The film, nominated for an Independent Spirit Award and Critics Choice Award, stars Bella Ramsey as a 14-year-old who rebels against the patriarchy when her father, played by Andrew Scott, proclaims she is to be married off. When building the aesthetics, Dunham wanted to steer clear of the “grays and browns” associated with medieval history.
Speaking via Zoom from London, Dunham says, “This film is very much about the domestic life of women and children, and it was exciting to think about how we look at medieval life in a more feminine way.”
The film’s poster reflects everything about Dunham’s vision, but her mother, artist Laurie Simmons, designed her own artwork for the movie that didn’t end up making the cut.
An inspiration behind Dunham’s desire to populate the visuals with jewel tones stemmed from her love for art and growing up in her mother’s studio. Simmons wasn’t just an inspiration as an artist, she was also a collaborator. “So much of why I love moviemaking and art, and why being in my mom’s studio as a kid was such a special thing for me, was this idea that throughout adulthood, you can continue to have a sense of play and imagination and your interior life could take you on these very childlike adventures,” explains Dunham. “While I was on set, my mom was in very close touch with our unit photographer Alex Bailey. She was asking him to photograph the actors.”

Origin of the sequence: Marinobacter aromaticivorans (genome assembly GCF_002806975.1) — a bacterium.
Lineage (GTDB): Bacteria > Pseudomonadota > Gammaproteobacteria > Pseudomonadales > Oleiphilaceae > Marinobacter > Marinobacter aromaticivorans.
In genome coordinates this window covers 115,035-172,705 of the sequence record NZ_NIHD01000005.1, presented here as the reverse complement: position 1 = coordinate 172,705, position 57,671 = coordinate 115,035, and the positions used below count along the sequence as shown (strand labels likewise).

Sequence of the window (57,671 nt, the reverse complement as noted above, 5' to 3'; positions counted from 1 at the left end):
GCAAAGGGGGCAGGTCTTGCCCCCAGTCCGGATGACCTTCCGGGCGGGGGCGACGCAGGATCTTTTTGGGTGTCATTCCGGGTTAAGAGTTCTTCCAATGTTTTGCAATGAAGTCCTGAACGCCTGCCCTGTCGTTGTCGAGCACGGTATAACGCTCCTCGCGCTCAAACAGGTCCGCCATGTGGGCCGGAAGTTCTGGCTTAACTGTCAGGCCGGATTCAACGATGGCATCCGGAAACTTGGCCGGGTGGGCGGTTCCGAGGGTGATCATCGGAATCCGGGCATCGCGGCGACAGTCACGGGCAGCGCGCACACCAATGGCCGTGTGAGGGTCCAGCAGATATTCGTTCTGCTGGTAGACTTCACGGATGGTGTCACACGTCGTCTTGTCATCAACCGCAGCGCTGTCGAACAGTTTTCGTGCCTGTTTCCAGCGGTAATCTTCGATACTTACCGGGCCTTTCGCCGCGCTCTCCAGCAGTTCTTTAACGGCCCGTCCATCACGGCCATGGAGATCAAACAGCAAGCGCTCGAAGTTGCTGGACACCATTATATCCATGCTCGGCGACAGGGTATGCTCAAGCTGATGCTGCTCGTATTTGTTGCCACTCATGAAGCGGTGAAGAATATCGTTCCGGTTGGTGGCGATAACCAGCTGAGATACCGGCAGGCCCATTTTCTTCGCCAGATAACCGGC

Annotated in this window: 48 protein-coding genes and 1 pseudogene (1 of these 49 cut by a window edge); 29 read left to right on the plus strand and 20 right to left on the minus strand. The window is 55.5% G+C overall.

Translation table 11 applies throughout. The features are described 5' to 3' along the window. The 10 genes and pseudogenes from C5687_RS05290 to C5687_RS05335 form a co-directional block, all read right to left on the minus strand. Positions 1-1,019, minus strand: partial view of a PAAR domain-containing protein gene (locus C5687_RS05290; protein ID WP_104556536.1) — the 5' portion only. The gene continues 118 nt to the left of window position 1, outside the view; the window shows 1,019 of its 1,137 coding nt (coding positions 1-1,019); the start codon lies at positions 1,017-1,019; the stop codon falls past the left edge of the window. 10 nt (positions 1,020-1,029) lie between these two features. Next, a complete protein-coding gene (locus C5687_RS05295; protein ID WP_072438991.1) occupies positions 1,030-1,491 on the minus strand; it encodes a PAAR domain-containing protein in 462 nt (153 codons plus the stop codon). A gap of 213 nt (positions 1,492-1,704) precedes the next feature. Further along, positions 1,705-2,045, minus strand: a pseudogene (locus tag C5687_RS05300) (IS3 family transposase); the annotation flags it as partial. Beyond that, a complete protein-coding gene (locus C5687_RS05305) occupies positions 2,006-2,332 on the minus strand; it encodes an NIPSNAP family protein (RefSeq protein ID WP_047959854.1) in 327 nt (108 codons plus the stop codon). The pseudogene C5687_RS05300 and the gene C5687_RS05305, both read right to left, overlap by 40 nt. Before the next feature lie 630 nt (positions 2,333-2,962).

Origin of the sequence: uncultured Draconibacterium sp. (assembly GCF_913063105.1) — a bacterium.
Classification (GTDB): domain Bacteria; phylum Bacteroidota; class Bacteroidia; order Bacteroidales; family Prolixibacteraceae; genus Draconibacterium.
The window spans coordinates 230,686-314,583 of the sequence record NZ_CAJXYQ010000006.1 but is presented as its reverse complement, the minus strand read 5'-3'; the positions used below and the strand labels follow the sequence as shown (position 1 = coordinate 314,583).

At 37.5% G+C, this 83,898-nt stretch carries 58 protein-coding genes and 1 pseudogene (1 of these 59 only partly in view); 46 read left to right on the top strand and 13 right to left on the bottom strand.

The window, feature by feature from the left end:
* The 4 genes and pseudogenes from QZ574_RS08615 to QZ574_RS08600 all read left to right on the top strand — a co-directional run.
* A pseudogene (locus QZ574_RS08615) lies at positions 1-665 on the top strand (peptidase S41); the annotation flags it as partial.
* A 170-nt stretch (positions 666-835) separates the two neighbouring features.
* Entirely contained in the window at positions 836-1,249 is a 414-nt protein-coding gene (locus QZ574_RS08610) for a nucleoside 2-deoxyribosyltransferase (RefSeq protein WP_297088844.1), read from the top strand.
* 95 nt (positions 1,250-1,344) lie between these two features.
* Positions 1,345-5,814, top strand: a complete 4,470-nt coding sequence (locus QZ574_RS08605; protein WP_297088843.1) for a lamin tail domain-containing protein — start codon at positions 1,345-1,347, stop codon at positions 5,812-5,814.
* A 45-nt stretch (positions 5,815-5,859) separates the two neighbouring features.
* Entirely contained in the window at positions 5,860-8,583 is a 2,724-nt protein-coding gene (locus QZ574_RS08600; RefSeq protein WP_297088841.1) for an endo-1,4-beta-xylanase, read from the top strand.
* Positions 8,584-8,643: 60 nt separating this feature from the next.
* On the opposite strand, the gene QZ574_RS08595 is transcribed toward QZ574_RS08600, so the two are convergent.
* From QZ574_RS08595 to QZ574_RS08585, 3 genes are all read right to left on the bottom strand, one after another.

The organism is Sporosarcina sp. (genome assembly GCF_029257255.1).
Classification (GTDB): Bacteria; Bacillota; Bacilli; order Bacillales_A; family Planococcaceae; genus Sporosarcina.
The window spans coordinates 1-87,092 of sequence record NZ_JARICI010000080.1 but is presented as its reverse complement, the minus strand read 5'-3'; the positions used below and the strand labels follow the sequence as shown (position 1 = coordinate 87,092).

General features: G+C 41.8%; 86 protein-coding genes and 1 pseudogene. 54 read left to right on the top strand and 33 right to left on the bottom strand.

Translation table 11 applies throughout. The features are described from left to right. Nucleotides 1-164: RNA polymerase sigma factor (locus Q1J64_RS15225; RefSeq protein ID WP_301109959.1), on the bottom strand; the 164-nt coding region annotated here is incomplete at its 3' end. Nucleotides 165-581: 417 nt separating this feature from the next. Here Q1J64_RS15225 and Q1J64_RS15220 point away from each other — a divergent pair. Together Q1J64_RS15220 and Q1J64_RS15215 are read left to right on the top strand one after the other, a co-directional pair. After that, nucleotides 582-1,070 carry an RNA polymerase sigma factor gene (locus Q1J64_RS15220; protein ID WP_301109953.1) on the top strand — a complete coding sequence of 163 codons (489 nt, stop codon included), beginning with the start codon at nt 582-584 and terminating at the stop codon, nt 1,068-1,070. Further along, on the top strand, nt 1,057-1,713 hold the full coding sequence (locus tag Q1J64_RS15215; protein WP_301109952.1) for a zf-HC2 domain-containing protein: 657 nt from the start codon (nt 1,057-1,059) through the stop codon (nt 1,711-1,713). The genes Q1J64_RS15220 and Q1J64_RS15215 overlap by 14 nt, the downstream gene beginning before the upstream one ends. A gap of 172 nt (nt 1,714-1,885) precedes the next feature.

Simmons requested the actors pose in a “paper-doll-like way” and while it didn’t make any sense at the time to Dunham, the cast and Bailey, Dunham knew that whatever her mother was up to would pay off. Simmons then created artwork based on Bailey’s photos.
Simmons, who would have been on set had it not been for the pandemic, explains, “I wanted to do something that married the idea of Lena discovering the book when she was young and bring it into the present, using as many actors as I possibly could in the art.” The string of paper dolls added a nostalgic feeling to the design. Says Dunham, “I loved that she was able to take the paper dolls and bring them into the great hall [of the castle].”
When she saw the artwork, Dunham admits she wanted it to be the poster art, but since it was dark and complex, there was concern that potential audiences might not understand the idea behind it. “This is the movie poster in an alternate universe,” she says.